The Totally Frightful Issue: Francis Bacon

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It’d be a glaring omission not to include the Irish-born painter Francis Bacon in The Totally Frightful Issue.

Though he started his artistic career as an interior decorator, Bacon made a name for himself with his vivid, figurative depictions of humans in pain, yearning to capture, as he said, “sensation.” As is so often the case in art, the form of this sensation depends largely on the viewer.

While some insist his work draws on the violent, world war torn period in which he came of age, others narrow in on his homo-ways to explain the radical sexuality in his distorted, often grotesque images.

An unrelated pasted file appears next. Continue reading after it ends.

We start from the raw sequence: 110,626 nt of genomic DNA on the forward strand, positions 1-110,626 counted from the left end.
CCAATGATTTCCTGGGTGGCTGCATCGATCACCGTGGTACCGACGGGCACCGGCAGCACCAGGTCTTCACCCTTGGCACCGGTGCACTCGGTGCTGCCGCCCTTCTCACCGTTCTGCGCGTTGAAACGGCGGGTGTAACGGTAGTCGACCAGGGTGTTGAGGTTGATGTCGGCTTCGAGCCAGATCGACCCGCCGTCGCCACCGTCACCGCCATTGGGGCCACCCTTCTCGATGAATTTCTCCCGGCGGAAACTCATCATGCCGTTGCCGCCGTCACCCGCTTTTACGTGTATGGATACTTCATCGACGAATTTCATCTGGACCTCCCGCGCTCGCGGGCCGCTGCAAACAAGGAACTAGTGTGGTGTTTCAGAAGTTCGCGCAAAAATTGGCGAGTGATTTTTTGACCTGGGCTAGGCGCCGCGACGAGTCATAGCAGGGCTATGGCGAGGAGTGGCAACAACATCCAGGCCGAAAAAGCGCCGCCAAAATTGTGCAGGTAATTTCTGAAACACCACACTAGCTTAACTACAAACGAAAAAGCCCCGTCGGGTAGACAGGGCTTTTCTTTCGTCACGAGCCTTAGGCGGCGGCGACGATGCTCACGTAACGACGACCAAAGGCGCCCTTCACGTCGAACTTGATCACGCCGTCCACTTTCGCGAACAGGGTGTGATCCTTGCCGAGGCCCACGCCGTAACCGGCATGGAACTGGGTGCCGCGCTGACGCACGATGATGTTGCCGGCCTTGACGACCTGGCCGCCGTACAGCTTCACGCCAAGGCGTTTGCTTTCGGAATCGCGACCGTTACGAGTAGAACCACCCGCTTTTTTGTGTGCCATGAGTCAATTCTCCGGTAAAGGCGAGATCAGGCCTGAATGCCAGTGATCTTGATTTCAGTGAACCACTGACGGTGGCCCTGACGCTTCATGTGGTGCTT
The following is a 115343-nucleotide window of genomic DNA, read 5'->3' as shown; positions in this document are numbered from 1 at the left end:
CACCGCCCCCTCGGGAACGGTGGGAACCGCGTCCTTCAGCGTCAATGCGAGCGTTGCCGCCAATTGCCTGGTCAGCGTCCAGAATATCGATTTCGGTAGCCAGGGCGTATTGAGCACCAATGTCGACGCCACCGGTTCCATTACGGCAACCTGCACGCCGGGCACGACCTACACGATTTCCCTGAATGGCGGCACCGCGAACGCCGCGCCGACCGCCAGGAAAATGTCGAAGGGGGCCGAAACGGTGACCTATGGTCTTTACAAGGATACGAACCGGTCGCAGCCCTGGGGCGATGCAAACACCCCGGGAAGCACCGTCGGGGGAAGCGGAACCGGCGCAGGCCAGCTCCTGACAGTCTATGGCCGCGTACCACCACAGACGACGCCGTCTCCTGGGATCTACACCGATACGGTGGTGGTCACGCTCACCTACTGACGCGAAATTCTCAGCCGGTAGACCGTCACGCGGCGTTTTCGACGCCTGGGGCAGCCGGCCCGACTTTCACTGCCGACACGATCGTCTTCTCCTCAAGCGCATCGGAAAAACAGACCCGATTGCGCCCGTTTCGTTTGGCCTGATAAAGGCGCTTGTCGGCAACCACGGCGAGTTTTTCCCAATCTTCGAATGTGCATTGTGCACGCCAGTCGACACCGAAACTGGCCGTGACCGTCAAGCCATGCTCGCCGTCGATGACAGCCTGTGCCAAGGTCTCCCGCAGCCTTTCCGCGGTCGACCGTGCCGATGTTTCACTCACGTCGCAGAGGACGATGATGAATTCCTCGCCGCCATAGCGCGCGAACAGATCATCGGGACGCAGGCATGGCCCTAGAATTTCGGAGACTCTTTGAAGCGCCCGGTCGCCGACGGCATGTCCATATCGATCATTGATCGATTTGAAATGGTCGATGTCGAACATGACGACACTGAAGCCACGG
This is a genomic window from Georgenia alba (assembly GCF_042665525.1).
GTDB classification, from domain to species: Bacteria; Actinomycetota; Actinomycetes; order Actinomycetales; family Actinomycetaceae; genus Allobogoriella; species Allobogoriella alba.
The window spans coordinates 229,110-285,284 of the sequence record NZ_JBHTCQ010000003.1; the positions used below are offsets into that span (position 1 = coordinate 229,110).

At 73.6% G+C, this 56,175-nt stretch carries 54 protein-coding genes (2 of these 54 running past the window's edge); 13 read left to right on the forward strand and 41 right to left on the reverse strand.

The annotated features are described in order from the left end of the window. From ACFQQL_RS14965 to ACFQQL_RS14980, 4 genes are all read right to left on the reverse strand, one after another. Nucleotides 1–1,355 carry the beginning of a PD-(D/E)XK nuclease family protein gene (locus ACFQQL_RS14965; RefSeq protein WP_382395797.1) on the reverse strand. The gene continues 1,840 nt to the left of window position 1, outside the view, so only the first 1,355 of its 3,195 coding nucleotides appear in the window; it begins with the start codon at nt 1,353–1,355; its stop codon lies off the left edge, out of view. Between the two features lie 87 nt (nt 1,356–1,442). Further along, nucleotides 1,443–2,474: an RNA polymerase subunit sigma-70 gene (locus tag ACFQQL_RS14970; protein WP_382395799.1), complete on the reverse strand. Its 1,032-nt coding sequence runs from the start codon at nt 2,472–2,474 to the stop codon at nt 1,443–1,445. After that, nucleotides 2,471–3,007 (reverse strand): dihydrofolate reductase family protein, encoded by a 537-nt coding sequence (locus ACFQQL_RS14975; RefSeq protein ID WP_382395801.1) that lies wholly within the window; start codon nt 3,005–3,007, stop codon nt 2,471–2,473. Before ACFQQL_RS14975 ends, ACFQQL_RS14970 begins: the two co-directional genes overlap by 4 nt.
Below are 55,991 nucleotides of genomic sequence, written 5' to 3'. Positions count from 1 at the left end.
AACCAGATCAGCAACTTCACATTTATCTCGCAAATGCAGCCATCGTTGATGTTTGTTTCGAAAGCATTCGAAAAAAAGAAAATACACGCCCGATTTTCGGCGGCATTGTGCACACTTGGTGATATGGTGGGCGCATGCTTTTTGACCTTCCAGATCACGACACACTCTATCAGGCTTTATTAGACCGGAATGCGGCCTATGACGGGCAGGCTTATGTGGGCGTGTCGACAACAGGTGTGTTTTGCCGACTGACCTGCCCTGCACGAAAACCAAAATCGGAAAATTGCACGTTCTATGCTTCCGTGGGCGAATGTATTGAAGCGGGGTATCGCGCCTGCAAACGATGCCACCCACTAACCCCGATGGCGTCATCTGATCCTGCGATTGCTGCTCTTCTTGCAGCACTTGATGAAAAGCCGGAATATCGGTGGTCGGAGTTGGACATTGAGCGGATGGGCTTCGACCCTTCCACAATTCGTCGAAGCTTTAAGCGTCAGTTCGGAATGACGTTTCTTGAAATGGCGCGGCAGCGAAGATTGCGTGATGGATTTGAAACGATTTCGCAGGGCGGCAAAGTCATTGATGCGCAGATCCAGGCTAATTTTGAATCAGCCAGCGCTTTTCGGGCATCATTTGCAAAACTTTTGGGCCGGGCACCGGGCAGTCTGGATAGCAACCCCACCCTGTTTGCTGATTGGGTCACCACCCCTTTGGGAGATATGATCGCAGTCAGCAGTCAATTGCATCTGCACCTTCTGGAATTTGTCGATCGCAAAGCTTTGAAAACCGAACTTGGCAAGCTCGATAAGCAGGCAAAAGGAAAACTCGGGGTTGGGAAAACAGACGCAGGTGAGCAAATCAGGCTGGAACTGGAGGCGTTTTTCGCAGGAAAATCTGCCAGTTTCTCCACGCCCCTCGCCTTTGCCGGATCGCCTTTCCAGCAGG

Regardless of one’s take on the matter, we think he’s dreadfully frightful – in the best way possible, of course.

See a few of our favorite Francis Bacon paintings, after the jump…

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Images:
“Three Studies for Figures at the Base of a Crucifixion” (1944)
“Man in a Cap” (1943)
“Study of a Nude” (1952-53)
“Head IV” (1949)
“Two Figures” (1953)
“Figure with Meat” (1954)